Ausnew Home Care | Brisbane's first full scale Comic-Con since COVID brings an influx of new cosplayers

Brisbane's first full scale Comic-Con since COVID brings an influx of new cosplayers

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Brisbane's convention centre has been swarming with pirates, elves, and stormtroopers this weekend as part of the first full-scale OZ Comic-Con since COVID, and it's brought with it an influx of new cosplayers.

While the two-day comic convention gives fans an opportunity to come face-to-face with their favourite film and TV stars, for many the real appeal has been connecting with an inclusive community.

Cosplay – or costume play – involves dressing up as characters from TV shows, movies, video games, books, and more.

A woman in costume smiles. Ausnew Home Care, NDIS registered provider, My Aged Care
JusZ Cosplay is OZ Comic-Con's cosplay emissary. (ABC News: Lucas Hill)

JusZ Cosplay, who is OZ Comic-Con's cosplay emissary, said it had helped provide a place for people to feel safe and comfortable.

"A lot of people got into cosplay during lockdowns. People who were like, I've had all this spare time, I've always wanted to try it, maybe I'll just try to make something in my living room," she said.

"There was a big transition to doing a lot of things online so we've become accustomed to 'going live' and having a chat with people and sharing panels.

A woman and a boy in a Spider-Man costume looking at comics.
COVID has provided a "healthy reset" for cosplayers.

"Now that we're transitioning back it's opening doors to people who previously felt they weren't welcome.

"They finally saw some of the content online and saw that, actually, I could go do that, that is a place where I could be."

Oz Comic-Con event manager Zac Fitzroy said emerging from COVID restrictions had been a "healthy reset" for cosplayers.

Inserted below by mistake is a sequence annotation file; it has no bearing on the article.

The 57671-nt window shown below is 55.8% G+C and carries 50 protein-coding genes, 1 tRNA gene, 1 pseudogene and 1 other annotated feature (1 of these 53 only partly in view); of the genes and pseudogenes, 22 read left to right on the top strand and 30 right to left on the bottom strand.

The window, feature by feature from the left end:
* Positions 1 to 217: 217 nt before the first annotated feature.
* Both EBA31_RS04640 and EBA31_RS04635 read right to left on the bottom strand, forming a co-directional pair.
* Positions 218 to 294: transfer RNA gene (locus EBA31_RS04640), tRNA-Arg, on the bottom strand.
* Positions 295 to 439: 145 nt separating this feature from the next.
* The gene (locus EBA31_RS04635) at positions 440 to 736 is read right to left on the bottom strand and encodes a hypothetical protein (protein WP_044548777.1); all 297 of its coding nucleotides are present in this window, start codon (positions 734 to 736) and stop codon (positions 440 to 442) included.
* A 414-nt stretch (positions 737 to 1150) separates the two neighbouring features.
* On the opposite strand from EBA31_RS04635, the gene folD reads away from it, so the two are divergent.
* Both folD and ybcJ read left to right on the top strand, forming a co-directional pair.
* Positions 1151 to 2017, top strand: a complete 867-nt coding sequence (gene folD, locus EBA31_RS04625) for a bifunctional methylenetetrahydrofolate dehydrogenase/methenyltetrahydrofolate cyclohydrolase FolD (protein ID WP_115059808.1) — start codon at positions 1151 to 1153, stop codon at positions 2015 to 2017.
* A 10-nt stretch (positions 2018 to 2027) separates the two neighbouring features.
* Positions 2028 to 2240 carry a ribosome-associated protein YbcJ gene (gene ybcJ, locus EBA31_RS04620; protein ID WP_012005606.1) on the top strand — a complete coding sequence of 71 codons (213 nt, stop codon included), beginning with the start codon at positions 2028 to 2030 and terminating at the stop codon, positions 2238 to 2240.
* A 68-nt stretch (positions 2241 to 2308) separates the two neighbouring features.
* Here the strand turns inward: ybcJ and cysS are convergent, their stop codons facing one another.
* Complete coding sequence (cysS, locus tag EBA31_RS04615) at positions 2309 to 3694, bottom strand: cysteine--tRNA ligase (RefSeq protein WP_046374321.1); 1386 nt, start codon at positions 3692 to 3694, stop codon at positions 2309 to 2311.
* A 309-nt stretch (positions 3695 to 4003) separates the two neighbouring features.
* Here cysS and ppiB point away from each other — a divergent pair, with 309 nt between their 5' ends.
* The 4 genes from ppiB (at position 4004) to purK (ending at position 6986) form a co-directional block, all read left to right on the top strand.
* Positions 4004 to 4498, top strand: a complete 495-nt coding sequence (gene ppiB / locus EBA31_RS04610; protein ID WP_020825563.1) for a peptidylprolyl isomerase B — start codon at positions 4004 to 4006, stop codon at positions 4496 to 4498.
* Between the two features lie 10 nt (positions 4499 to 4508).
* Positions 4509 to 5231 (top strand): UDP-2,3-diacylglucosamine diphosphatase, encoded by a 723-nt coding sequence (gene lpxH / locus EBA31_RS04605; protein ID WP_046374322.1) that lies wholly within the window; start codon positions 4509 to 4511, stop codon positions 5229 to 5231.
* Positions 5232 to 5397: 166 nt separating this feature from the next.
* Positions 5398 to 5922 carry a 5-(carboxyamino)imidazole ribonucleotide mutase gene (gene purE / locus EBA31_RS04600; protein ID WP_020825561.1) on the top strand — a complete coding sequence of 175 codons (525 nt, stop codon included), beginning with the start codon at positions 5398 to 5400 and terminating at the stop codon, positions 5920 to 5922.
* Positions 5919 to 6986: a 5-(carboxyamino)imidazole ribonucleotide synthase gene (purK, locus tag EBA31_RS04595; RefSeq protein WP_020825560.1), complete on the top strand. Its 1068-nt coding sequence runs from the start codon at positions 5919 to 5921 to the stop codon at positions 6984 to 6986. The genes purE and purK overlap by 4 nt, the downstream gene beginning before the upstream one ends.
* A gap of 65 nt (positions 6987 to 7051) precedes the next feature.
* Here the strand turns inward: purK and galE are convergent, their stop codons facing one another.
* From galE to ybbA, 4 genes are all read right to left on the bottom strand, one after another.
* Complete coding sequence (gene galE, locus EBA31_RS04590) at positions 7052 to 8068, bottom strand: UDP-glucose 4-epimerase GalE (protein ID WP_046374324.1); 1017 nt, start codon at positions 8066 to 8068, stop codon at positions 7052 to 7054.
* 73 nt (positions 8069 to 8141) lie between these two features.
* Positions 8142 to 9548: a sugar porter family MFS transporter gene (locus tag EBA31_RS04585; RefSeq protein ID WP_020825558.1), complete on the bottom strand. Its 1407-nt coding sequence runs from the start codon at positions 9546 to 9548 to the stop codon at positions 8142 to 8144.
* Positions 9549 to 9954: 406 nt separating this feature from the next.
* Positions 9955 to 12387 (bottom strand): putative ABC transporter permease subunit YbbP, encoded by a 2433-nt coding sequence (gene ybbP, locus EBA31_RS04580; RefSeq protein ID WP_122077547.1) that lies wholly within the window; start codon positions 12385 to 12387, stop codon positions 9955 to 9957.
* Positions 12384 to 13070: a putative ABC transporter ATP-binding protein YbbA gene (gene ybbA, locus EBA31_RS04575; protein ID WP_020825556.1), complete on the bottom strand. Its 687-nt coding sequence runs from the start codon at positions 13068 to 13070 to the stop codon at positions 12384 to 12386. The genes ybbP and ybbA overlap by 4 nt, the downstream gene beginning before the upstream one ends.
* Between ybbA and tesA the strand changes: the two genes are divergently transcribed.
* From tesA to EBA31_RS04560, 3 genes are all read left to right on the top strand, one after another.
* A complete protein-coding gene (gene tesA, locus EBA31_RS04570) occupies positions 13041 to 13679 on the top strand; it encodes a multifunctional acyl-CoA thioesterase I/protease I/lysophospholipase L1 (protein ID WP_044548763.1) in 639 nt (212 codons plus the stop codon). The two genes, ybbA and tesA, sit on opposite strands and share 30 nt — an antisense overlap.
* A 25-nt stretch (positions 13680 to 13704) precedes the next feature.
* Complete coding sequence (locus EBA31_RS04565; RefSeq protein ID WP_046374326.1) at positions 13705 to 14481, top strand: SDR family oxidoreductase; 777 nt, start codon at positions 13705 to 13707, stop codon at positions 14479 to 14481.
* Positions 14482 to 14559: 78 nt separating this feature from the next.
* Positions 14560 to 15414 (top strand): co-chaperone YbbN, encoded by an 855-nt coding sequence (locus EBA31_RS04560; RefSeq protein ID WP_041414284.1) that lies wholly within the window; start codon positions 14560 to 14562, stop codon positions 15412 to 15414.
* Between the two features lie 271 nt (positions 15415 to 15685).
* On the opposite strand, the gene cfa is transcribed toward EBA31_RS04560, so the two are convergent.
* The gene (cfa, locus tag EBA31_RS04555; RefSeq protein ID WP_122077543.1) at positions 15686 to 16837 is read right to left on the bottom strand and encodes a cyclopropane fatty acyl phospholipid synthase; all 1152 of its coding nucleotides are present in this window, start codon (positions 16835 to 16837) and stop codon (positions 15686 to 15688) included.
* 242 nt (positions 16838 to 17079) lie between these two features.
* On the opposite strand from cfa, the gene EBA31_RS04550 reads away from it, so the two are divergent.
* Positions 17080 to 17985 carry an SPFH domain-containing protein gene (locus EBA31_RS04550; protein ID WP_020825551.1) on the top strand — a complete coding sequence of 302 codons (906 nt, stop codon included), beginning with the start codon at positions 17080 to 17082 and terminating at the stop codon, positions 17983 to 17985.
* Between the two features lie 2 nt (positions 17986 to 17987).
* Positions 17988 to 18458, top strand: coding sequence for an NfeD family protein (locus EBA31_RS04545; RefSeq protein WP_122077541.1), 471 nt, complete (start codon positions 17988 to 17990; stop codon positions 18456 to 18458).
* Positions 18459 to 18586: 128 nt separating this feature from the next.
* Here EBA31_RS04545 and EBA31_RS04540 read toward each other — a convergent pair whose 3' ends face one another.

Two women dressed up.
Organisers say people have realised the importance of human connection.(ABC News: Lucas Hill)

"One thing that people have realised over the last two years is how valuable that human connection is and how much they enjoy being able to get out and celebrate the things that they love," he said.

"That was all taken away during the last two years, so I think it's actually made it, in some respects, a lot stronger coming out of that period."

Someone in a chewbacca constume in a wheelchair.
Skye, dressed as Chewbacca the Wookie, says she has been cosplaying for 10 years.(ABC News: Lucas Hill)

It's also become more accessible.

Skye has been cosplaying for more than 10 years.

Over that time, the cosplay scene has become increasingly inclusive of cosplayers with disabilities.

"There's more knowledge about accessibility, and spatial awareness, and respect. It's a very respectful space at conventions," she said.

People sitting around the table with merch.
The event has become very inclusive of people with a disability.(ABC News: Lucas Hill)

"It's actually really nice to come back and see everyone. Just the vibe that you get being in here is really awesome."

It's a sentiment shared by JusZ Cosplay.

"With cosplay I find that not only has it really helped me to expand the people that I talk to, it's helped give me a lot of insight into pockets of life that I otherwise wouldn't have interaction with. I've met people from pretty much every state, every walk of life.

"I love that it makes me feel like I can be connected to everyone, and that I can be someone who can talk to anybody no matter what."


Source: ABC

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